Theoretically, apart from a bit of extra weight, my spars and tail maltese cross shouldn't make any difference to flight characteristics, but the power plate clearly might. I'm playing with my old broken Shrike power plate to see what I can rig up.

I don't have any G10, or I’d just make another plate, but I think the best option is to drill the existing power plate closer in and make a direct comparison by re-locating the bolts. Obviously another hole in the middle of each arm will make it weaker, but I’ll find out whether there’s an unacceptable drop in performance. If I decide to revert to the full length I’ll just have to hope it’s strong enough, or make another if it breaks.

But like I said in my previous post, I can’t see how extending it beyond the end of the diagonal batten adds much stability to the trailing edge. Or maybe there’s something I’m missing?
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Old Dec 18, 2011, 01:19 AM
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Quote:
Originally Posted by Ubute View Post
I thought Iíd start a thread about making my new Lazy Hawk fold up.

Followers of the Shrike 2 thread may have seen my Shrike with its quick release wing spars and tail. It fits very neatly into a travel box and Iíve decided to give the Lazy Hawk the same treatment.

The ferrules Iím making are essentially the same as my current Shrike quick release ferrules, but beefed up to Lazy Hawk size. This design with double brass tubes is probably over-engineered, but is strong and reliable and the result of some painful testing on the Shrike!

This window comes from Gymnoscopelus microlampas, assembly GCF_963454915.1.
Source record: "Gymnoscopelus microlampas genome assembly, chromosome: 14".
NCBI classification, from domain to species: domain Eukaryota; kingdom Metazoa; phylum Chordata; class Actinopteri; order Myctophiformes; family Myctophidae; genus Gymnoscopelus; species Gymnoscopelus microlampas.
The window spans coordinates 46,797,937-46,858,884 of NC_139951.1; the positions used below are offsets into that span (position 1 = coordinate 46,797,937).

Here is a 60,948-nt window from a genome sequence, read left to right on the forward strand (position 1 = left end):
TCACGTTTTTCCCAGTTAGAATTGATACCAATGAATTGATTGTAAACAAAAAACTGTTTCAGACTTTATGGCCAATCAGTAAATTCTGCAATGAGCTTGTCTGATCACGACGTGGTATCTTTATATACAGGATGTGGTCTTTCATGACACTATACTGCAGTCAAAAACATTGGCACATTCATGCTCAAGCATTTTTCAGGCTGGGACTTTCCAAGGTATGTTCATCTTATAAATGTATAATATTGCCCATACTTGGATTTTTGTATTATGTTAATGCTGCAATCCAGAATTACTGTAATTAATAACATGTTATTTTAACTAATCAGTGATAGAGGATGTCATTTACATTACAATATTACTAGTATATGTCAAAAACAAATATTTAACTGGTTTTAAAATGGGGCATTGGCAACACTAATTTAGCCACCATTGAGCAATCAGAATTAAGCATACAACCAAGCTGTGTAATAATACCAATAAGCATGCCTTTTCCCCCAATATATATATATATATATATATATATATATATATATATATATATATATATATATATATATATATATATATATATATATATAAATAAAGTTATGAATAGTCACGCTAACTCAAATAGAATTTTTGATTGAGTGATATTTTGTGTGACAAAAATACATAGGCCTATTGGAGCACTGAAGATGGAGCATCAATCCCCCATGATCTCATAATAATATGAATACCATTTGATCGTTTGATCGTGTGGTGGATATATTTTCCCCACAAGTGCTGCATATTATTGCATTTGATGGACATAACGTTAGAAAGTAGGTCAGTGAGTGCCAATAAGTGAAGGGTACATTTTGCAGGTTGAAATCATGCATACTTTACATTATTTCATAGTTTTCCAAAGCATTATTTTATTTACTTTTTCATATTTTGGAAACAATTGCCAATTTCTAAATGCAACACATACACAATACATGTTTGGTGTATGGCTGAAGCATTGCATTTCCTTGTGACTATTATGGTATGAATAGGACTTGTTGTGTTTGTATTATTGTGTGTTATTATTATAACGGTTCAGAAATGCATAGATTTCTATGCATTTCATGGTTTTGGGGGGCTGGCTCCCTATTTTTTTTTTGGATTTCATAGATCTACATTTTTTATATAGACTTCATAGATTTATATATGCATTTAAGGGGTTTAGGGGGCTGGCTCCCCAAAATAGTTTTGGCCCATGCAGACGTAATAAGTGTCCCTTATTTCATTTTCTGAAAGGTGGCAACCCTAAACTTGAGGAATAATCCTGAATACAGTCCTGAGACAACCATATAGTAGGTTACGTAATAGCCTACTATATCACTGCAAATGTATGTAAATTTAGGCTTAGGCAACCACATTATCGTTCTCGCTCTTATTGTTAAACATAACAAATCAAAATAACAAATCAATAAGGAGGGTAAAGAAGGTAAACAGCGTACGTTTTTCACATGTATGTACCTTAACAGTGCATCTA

Iíve learnt a lot developing these quick release wing spars and despite being made by hand in a very basic workshop, the pair on my Shrike work very well. But they were preceded by several failures and Iíve a hint or two to pass on if anyone is serious about making their own. Iíve also spent a lot of time compensating for inaccurate drilling, and this time I decided to have the holes drilled by a machine shop.

The photo shows the blanks just after theyíve been drilled and an almost finished Shrike ferrule for comparison. The Shrike spars are 4mm and the Lazy Hawk 5mm.

As with the Shrike, the closest carbon fibre I could find to Seanís original spars was a bit thicker, but I prefer this because it gives me room to taper them. I have a couple of thicknesses and tapers for the Shrike, which I can swap in the field very quickly.

Because of my eccentric drilling of the retaining pin holes, I have dedicated left and right spars for the Shrike, but the Lazy Hawk spars are so accurate that the left and right are interchangable and a dream to locate. I canít wait to get them finished.


I havenít started on the tail attachment yet, but before you can fold the Lazy Hawkís wings you have to make another mod that wasnít necessary on the Shrike.

On the Shrike (yellow bird), the power plate bolts to the wing membrane in line with the end of the diagonal wing batten. Thereís sufficient gap for the wing to fold between the bolt and the batten. On the Lazy Hawk (cranberry bird) the power plate extends beyond the end of the batten, preventing any fold taking place at all!

After considering other quick-release ways of attaching the power plate to the wing dacron, and even experimenting with folding power plates, Iíve decided to go with the simplest solution. Iím going to shorten the power plate so it attaches where it does on the Shrike. This will actually make the Lazy Hawkís power plate smaller than the Shrikeís!